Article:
What’s a Tragic Hero?

However, a traditional, and by that I mean Aristotelian, view of tragic heroes is that they are, without doubt, more sinned against. Aristotle believed that tragic heroes had to be essentially ‘good’ guys. Not saintly, because then an audience would not be able to relate to him. But, he certainly couldn’t be a ‘baddie’, because a tragic hero is never deserving of his fate. If he were, we wouldn’t feel sorry for him.

And in this mix of not too good, and not too bad, there is the tragic flaw or hamartia, as Aristotle would call it. This innate character trait is the chink in a tragic hero’s armour, his Achilles heel; it is what makes his fall from grace inevitable.

Hamartia, which is now used to refer to any tragic flaw, is a little problematic if used in the way Aristotle intended it to be used, however, because, for Aristotle, it meant a flaw which caused an accidental or unforseen act of horror. Let’s use Aristotle’s favourite tragic hero and poster boy, as an example: Oedipus never intends to kill his father and marry his mother, those are completely unforseen events that occur due to his tragic flaw, which is hubris.

How Are Shakespeare’s Tragic Boys Different?

When it comes to some of Shakespeare’s tragic heroes, it’s difficult to define their hideous deeds as accidental. Macbeth, for example, doesn’t say, “oops my ambition killed Duncan.” And for Othello, Desdemona’s death cannot be described as an unforseen consequence of his smothering her. Although, I suppose you could argue that he mistakenly thought he was murdering an unfaithful hussy - so that’s where the ‘accident’ comes in.

Anyway, without further ado, let’s look at Shakespeare’s tragic heroes; who they are, what they do and why they’re ‘tragic’.

Anthony Hopkins as The Fatally Flawed Titus (1999) 
Titus: Titus Andronicus was Shakespeare first tragedy (at least the first one we know of). Titus begins the play as a well-respected and recently victorious general in the Roman army.

Hamartia -Lack of interpersonal skills and a distinct lack of sympathy.

Titus makes two catastrophic errors at the beginning of the play, both caused by the character flaws above: First, he refuses to become emperor (even though the people want him to take the crown) and then he kills Tamora’s sons as a sacrifice. What follows is a cycle of revenge and one of Shakespeare’s bloodiest plays.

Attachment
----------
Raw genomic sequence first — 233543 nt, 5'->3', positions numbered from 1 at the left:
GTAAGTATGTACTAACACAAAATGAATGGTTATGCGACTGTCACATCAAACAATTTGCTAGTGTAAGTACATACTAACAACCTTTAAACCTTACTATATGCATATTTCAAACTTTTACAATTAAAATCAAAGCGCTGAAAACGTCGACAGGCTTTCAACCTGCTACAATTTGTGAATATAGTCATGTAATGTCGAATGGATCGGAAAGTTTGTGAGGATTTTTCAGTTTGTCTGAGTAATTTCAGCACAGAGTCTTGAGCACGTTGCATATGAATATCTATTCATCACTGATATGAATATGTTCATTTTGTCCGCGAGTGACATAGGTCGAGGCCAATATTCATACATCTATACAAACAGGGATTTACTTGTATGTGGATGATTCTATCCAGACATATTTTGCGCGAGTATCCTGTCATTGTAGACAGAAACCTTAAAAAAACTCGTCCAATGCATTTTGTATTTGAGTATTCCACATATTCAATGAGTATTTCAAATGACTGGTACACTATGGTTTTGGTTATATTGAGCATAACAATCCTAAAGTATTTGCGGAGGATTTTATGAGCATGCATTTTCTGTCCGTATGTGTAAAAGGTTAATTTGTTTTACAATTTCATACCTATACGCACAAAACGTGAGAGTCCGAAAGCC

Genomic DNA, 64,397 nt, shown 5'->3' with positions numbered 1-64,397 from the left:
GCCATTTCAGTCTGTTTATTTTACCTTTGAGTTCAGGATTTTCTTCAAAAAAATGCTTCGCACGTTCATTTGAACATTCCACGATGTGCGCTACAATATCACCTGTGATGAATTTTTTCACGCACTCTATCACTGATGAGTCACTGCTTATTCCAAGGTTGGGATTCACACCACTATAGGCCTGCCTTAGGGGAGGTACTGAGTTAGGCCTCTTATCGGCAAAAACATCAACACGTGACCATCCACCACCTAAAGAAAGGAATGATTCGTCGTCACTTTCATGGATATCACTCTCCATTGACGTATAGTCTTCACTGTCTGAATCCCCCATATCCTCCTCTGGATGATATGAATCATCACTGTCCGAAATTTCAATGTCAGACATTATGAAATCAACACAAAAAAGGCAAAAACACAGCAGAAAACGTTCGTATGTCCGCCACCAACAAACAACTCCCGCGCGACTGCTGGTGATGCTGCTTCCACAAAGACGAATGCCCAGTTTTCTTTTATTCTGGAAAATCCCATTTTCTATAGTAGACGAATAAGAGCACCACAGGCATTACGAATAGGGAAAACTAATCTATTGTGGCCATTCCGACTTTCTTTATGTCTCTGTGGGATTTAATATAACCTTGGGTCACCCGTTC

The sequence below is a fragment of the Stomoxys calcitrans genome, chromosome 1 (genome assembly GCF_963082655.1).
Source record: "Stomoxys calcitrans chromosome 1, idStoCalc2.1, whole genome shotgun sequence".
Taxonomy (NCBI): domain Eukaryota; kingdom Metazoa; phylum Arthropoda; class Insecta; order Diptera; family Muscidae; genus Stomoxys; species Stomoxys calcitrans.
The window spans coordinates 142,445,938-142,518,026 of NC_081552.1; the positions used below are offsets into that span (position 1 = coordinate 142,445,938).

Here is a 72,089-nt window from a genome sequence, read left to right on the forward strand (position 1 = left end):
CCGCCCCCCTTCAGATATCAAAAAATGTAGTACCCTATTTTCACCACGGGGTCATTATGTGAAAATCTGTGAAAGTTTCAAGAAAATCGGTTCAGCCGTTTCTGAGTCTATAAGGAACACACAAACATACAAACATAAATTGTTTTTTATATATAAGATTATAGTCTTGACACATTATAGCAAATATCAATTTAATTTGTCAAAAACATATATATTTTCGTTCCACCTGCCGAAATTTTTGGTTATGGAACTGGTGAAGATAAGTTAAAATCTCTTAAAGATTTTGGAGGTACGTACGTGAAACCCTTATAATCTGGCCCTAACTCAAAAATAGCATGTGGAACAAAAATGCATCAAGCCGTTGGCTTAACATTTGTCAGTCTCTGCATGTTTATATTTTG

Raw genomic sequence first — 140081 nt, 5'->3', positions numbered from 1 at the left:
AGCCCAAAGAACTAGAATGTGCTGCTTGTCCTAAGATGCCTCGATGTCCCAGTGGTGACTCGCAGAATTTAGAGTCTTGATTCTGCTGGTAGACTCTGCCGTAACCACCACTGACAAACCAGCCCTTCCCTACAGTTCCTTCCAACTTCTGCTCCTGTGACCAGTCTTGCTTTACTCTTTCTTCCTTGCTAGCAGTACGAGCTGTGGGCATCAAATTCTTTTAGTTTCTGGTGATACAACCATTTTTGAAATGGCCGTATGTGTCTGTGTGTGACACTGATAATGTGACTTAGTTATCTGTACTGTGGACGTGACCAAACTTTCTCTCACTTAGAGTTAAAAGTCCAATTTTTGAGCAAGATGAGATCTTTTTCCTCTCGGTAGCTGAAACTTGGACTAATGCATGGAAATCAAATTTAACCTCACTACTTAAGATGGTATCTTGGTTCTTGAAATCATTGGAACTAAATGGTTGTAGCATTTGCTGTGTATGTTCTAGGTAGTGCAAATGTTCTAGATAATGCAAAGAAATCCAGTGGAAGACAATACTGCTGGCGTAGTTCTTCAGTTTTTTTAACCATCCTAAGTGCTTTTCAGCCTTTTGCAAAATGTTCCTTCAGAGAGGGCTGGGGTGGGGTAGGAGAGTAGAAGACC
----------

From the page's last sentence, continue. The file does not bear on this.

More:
Romeo: The romantic hero of Romeo and Juliet is a young man with a bright future at the beginning of the play.

Hamartia - An impetuous nature, which leads to rash action

In almost everything he does, including falling in love, Romeo is a jump-straight-in kind of guy. His inability to be able to test the water level leads him to fall head over heels for Juliet, murder Tybalt and then commit suicide.

Caesar: Julius Caesar is unusual among his fellow tragic heroes, because he is murdered at the start of act three, meaning he spends very little time on stage. Although, Caesar is the play’s ‘official’ tragic hero, it could be argued that Anthony and Brutus are also tragic heroes.

Hamartia - Hubris

Whether Caesar is ambitious, as the conspirators claim, is a subject that could be debated. However, it cannot be denied that he has great pride, which he masks with false humility in turning down the crown, and is demonstrated in his unwillingness to listen to the warnings of the soothsayer and his wife, Calpurnia.

Sarah Bernhardt as The
Procrastinating Prince Hamlet (Circa 1880)
Hamlet: Perhaps the most famous example of a Shakespearean tragic hero, Hamlet is the young prince of Denmark whose uncle has killed his father, married his mother and usurped the throne.

Hamartia - Indecisiveness and procrastination

In an attempt to avenge his father’s murder, Hamlet feigns madness. However, when he has the opportunity to kill his uncle, Claudius, he falters. In fact, he spends huge swathes of the play soliloquising about his indecision; “to be or not to be” being just one example. When he does act, he gets it wrong by accidentally killing Polonius. In the end, the play culminates in a bloodbath; the deaths of eight of its dramatis personae.